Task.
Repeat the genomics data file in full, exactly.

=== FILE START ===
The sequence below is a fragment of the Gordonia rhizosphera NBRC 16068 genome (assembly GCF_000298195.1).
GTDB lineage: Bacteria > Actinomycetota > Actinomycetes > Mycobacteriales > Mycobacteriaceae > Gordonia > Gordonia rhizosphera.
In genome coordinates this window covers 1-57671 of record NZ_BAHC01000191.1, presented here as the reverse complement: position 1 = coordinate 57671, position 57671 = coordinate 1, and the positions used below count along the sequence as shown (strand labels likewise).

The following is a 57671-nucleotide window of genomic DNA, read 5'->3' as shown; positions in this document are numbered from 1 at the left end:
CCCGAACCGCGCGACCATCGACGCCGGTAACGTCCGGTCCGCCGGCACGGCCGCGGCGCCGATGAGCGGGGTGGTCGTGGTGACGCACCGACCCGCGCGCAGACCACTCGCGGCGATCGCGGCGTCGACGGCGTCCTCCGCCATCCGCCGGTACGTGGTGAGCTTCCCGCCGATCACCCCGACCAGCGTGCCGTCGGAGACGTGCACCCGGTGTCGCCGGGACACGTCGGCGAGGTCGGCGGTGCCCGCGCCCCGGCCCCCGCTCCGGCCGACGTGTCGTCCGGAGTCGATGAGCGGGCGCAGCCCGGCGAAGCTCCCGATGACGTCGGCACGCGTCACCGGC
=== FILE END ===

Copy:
The sequence below is a fragment of the Gordonia rhizosphera NBRC 16068 genome (assembly GCF_000298195.1).
GTDB lineage: Bacteria > Actinomycetota > Actinomycetes > Mycobacteriales > Mycobacteriaceae > Gordonia > Gordonia rhizosphera.
In genome coordinates this window covers 1-57671 of record NZ_BAHC01000191.1, presented here as the reverse complement: position 1 = coordinate 57671, position 57671 = coordinate 1, and the positions used below count along the sequence as shown (strand labels likewise).

The following is a 57671-nucleotide window of genomic DNA, read 5'->3' as shown; positions in this document are numbered from 1 at the left end:
CCCGAACCGCGCGACCATCGACGCCGGTAACGTCCGGTCCGCCGGCACGGCCGCGGCGCCGATGAGCGGGGTGGTCGTGGTGACGCACCGACCCGCGCGCAGACCACTCGCGGCGATCGCGGCGTCGACGGCGTCCTCCGCCATCCGCCGGTACGTGGTGAGCTTCCCGCCGATCACCCCGACCAGCGTGCCGTCGGAGACGTGCACCCGGTGTCGCCGGGACACGTCGGCGAGGTCGGCGGTGCCCGCGCCCCGGCCCCCGCTCCGGCCGACGTGTCGTCCGGAGTCGATGAGCGGGCGCAGCCCGGCGAAGCTCCCGATGACGTCGGCACGCGTCACCGGC